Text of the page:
"It is such a clear red card. If there was VAR there, and I am sent to the screen to look at it again, I immediately send him off."

Hamburg's Jatta under scanner over personal data

It was an unusual rags-to-riches story when Bakery Jatta, a then-teenage refugee with no professional experience, signed a contract with former European champions Hamburg SV back in 2016.

But local authorities in Hamburg are now reviewing his passport details following media reports he may be two years older than initially stated, he may have changed his name and also may have played for professional teams in Africa.

Second division's Hamburg have stood by the player, saying he has had a valid passport and a player licence for three years.

"We expect from the league and the football association a clear and swift positioning. At the end of the day our player has had a valid passport for three years as well as licence," Hamburg sports director Jonas Boldt said in a club statement late on Thursday.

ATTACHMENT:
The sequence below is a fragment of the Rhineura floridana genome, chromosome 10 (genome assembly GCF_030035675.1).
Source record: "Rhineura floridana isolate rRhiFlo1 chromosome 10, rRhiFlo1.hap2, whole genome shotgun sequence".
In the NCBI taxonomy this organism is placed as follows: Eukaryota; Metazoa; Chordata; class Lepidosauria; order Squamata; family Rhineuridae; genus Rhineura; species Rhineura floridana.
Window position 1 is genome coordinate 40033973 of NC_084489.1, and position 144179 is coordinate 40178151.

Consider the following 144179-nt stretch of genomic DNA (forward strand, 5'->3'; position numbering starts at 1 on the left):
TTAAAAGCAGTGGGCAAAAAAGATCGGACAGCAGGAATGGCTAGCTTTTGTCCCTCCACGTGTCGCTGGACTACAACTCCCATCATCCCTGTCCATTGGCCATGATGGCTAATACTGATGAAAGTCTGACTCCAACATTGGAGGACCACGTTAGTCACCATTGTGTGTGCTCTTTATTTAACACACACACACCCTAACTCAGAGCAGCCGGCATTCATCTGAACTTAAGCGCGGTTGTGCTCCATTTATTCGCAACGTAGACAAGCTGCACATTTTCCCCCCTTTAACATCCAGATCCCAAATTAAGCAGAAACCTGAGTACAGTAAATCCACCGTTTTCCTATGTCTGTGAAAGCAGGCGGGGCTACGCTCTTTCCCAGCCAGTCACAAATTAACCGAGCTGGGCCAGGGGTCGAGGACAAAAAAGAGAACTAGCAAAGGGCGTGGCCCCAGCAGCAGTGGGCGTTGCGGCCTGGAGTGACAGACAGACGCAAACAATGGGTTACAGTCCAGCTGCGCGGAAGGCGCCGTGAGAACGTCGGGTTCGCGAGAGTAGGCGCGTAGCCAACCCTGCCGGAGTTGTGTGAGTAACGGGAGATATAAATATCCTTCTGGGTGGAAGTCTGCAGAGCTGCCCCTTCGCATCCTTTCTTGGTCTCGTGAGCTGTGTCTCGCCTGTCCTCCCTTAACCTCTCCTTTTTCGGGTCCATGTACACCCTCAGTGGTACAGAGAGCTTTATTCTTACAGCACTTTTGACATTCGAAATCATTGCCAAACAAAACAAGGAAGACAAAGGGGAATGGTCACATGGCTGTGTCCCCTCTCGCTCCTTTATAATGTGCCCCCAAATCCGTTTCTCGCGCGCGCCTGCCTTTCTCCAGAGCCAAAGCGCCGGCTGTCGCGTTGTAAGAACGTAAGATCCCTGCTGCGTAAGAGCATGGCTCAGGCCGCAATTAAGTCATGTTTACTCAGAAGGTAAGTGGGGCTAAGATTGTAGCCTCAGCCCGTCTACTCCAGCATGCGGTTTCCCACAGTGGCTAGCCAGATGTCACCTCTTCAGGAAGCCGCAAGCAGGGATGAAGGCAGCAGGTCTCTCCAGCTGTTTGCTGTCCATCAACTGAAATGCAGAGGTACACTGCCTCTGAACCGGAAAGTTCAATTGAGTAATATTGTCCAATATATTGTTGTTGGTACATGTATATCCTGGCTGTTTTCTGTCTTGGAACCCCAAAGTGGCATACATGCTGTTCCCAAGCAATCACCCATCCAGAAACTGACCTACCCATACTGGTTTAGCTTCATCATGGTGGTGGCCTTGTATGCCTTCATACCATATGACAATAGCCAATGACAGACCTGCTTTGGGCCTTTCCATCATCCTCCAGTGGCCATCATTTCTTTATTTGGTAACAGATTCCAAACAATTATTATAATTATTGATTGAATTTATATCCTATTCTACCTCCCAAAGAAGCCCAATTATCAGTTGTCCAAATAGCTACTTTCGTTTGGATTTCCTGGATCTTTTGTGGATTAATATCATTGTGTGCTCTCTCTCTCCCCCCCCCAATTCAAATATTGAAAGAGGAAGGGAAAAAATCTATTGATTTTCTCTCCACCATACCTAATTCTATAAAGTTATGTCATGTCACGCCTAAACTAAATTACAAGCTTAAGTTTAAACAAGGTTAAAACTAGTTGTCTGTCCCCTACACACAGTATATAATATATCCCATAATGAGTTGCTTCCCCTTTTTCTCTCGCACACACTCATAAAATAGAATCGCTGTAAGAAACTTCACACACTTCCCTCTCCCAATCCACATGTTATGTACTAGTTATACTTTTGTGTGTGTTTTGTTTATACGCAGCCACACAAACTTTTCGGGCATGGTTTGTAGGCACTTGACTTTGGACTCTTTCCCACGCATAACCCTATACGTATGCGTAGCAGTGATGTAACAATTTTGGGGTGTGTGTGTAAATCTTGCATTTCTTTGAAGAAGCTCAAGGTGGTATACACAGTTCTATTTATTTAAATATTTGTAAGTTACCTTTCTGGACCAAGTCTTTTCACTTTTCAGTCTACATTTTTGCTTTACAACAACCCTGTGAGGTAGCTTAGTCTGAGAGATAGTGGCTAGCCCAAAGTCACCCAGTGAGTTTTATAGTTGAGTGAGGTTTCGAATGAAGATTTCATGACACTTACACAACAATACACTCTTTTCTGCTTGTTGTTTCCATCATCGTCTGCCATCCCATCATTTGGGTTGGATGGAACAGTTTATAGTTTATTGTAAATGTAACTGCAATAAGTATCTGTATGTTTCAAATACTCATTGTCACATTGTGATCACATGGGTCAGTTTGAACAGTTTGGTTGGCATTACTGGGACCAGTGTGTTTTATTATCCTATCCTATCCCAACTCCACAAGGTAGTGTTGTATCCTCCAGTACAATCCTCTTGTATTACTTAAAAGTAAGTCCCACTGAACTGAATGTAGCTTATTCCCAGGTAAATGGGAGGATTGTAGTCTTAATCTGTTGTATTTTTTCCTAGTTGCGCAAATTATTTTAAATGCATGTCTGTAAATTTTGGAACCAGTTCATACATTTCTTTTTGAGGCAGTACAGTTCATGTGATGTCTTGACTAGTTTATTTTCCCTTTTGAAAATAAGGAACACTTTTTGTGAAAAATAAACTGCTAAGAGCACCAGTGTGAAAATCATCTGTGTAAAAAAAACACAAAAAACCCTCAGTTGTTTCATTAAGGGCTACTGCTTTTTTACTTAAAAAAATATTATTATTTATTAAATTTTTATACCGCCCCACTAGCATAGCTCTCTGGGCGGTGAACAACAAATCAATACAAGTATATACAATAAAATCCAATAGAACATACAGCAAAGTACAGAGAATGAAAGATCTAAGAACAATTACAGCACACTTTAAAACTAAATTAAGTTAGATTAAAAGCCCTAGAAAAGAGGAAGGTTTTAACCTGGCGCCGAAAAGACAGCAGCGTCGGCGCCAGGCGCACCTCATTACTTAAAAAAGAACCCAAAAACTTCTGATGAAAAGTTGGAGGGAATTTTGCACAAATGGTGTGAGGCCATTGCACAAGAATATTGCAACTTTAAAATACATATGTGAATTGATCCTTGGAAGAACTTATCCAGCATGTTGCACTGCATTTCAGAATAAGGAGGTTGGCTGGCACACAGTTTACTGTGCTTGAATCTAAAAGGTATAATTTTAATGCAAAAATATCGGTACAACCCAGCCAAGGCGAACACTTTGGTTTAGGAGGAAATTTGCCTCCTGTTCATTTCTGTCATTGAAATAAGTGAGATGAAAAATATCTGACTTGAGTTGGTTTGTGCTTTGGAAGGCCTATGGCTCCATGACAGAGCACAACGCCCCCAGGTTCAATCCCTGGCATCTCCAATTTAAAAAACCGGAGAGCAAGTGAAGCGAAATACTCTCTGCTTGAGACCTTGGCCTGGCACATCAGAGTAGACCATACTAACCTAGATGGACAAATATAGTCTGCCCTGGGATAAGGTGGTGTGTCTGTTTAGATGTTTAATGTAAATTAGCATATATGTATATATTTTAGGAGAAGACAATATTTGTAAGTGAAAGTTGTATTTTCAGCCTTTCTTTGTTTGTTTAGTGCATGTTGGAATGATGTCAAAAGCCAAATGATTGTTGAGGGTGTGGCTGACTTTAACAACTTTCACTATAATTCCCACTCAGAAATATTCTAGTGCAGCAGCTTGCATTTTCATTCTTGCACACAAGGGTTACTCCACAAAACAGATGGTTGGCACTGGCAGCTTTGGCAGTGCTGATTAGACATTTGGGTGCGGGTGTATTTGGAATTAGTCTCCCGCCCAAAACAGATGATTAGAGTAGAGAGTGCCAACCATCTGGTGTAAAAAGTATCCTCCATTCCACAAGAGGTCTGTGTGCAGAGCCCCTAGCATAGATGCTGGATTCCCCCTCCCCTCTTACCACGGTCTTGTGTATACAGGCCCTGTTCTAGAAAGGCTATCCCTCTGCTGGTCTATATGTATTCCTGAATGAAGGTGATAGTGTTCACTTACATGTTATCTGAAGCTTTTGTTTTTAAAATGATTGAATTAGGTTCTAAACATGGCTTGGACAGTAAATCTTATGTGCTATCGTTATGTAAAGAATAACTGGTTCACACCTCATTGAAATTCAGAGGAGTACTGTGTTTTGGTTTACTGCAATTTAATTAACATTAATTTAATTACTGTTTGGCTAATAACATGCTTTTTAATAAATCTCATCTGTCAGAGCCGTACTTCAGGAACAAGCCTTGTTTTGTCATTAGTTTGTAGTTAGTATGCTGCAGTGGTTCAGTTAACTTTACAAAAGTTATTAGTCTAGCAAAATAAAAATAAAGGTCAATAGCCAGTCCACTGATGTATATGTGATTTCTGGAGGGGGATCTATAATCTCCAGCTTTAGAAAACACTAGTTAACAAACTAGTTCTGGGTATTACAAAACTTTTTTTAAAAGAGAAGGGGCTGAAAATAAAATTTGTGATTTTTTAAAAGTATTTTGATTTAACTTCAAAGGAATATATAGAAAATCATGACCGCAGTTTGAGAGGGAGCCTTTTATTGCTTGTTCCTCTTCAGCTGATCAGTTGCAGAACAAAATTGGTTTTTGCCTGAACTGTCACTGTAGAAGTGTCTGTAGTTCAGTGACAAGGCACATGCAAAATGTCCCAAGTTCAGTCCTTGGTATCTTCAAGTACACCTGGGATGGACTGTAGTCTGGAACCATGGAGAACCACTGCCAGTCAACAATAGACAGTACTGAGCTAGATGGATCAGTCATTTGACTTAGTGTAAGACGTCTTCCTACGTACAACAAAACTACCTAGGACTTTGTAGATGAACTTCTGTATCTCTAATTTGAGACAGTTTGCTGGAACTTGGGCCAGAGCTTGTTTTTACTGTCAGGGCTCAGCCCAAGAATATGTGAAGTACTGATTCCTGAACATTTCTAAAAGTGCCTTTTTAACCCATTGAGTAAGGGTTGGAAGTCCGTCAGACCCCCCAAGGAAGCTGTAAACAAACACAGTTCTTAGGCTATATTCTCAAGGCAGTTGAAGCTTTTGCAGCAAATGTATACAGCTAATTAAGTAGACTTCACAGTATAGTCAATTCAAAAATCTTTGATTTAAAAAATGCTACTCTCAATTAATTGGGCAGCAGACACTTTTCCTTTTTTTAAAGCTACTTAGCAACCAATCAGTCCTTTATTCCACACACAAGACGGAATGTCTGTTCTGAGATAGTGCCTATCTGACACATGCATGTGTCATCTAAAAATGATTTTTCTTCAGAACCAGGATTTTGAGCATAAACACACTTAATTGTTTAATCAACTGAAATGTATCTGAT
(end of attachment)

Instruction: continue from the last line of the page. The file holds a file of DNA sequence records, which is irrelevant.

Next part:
"It is unacceptable to us that his right to play is questioned by such assumptions."

The German FA said this week it had asked Hamburg for details and would make a decision in "due course."

Gambia-born Jatta had arrived in Germany in 2015, signing his deal in 2016 and being hailed as a shining example of integration amid a then ongoing refugee crisis in Europe.

Jatta was thrust into the spotlight when Nuremberg appealed Monday's 4-0 defeat hours after media reports on the player's personal details.

"We are fully behind Bakery and will continue to fully plan with him for training and matches as he is a completely integrated colleague and valuable player," Boldt said.

Hamburg's municipal authority has said it is looking into the matter.

Under German law falsifying documents could lead to the person's residency status and/or work permit in Germany to be revoked and in some cases carry prison sentences.